Students from area schools gathered at Shevchenko School in Vita to learn more about trades.
The Red River Technical Vocational Area (RRTVA), in partnership with Triple R Community Futures, hosted a girls in trades day called "No Limits for Girls in Trades" for approximately fifty Grade 8 girls from three school divisions including Red River Valley, Border Land, and Scolaire Franco-Manitobaine.
Hands on projects included cutting shapes with a plasma cutter, welding, and using a virtual welder.
The goal of the afternoon was to introduce girls to non-traditional career choices.
The keynote speaker was Lucy Fouasse, owner of Lil' Steps Miniatures and Wellness Farm. Fouasse explained what career choices led her down the path of becoming an entrepreneur.
"A big message was to really be able to follow your dreams, and to be able to do that we have to build grit. Grit being passion and perseverance in our long term goals, even with obstacles," she said.
Fouasse worked as a probation officer for 11 years, and admits it was intimidating at first.
"It was definitely male dominated originally when I started, but in the 11 years... it kind of progressed and became probably more female-dominated," she said. "I knew I was tough, I really believed I could do the job and I was fascinated by it... it's all about building relationships and that's kind of what I love to do."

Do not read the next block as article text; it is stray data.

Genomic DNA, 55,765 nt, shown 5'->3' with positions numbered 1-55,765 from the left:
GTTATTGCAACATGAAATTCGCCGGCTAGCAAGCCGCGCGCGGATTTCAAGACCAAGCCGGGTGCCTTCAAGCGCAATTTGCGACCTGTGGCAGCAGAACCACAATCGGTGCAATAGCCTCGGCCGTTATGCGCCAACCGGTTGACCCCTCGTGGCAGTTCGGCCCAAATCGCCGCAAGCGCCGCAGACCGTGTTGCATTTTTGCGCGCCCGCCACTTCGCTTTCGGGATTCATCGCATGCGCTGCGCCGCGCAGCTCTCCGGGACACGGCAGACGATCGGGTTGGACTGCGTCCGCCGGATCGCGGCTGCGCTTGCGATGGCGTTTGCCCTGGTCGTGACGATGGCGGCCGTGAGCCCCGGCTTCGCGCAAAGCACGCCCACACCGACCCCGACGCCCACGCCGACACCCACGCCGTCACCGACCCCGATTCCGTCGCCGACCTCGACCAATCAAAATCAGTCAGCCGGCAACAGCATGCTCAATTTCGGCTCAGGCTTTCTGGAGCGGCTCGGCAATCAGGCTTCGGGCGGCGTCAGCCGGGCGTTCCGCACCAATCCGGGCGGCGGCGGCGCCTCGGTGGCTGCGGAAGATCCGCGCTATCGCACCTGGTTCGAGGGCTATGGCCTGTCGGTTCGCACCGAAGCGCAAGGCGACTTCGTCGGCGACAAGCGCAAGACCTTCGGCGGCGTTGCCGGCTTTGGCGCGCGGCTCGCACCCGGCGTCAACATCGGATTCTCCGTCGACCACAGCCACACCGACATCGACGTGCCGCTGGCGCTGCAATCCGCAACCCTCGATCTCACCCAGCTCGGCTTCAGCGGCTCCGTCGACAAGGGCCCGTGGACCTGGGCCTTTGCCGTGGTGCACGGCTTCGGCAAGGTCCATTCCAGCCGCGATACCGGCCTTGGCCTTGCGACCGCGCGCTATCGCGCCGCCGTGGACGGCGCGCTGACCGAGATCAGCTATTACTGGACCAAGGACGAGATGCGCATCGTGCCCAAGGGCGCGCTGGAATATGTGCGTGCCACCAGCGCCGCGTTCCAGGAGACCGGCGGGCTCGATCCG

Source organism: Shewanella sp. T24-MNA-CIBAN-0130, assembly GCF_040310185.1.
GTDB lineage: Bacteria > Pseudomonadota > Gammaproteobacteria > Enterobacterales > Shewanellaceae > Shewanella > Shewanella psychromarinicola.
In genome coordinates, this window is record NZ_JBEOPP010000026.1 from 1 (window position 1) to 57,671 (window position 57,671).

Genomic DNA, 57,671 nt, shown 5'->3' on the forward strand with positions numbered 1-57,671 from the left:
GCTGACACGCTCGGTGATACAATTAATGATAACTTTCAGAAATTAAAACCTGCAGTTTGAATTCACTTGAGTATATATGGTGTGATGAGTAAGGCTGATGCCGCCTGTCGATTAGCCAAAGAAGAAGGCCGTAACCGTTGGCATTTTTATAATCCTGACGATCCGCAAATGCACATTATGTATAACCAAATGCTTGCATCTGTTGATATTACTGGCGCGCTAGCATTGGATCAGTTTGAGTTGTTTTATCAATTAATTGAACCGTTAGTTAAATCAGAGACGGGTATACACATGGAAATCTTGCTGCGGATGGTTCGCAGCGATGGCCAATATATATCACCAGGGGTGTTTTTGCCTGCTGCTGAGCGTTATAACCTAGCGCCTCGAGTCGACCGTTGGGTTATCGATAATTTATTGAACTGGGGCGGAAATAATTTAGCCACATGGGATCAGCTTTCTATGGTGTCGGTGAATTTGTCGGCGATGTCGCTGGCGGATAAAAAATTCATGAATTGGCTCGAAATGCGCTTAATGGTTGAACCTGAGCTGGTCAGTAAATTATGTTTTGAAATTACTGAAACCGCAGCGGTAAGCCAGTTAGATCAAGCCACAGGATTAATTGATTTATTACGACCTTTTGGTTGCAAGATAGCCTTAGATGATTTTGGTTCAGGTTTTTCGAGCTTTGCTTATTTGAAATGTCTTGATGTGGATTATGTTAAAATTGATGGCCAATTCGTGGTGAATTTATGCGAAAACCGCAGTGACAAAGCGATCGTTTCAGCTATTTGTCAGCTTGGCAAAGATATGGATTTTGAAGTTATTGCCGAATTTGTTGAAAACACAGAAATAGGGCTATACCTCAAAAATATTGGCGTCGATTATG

A running theme among the speakers was that your first career choice may lead to other opportunities later in life.
"I combined working with animals and working people, and helping people with mental health difficulties," explained Fouasse.
Other speakers included female representatives from Manitoba Hydro, Red River College, and Penn-Lite Electrical & Mechanical Inc. The women explained how they became interested in their respective jobs, and if they faced challenges working in male-dominated industries.
Zoé Preteau and Janique Lariviere are from l'École communautaire Réal-Bérard, and took part in the afternoon activities. Zoé is interested in criminology, while Janique could see herself as a therapist.
The girls thought about what it would be like to work at a job that was predominantly employed with male workers.
"It's a lot of pressure on you, when you're one of the only females. Really you just have to learn that they've been in your position too," said Zoé.
The "No Limits" event was organized by Shelley Johnston, Community Development Coordinator for Community Features Triple R, and Brenda Giesbrecht, Director of RRTVA.
"I just had an idea that this would be a great thing, for students to be able to see what's available to them," said Johnston. "I think it's important for them to be able to try new things and experience the different options that they have."
Giesbrecht said the speakers and mentors would "allow students to see that there are great possibilities beyond high school in the trades."
"For us it's important for the students to see non-traditional career choices, including many hands-on activities, so they have the opportunity to try welding or carpentry skills in the early years," Giesbrecht added.